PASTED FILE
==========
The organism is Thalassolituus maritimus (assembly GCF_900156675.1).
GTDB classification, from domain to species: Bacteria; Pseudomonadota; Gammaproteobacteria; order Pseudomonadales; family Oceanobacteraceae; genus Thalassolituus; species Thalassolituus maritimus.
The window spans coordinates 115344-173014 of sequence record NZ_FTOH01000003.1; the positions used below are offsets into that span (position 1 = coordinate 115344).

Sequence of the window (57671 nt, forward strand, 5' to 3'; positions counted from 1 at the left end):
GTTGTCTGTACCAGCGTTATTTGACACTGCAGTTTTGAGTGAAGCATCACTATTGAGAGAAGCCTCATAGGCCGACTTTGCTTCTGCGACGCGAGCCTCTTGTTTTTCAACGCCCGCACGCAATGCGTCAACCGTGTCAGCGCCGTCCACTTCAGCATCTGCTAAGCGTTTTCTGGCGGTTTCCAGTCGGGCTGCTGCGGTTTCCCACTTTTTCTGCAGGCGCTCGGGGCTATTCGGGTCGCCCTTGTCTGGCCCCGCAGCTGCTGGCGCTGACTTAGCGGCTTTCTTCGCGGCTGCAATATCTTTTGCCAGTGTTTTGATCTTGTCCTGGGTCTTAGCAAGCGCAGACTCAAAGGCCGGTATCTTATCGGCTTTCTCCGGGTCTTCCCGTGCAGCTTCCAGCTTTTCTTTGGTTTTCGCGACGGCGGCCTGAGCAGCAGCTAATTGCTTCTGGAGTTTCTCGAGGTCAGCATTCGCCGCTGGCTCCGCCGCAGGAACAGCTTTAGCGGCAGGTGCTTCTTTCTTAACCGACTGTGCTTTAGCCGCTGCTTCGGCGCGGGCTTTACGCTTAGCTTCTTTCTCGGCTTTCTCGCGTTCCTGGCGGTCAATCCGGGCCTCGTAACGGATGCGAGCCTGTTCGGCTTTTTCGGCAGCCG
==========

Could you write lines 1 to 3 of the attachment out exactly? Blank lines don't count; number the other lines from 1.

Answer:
The organism is Thalassolituus maritimus (assembly GCF_900156675.1).
GTDB classification, from domain to species: Bacteria; Pseudomonadota; Gammaproteobacteria; order Pseudomonadales; family Oceanobacteraceae; genus Thalassolituus; species Thalassolituus maritimus.
The window spans coordinates 115344-173014 of sequence record NZ_FTOH01000003.1; the positions used below are offsets into that span (position 1 = coordinate 115344).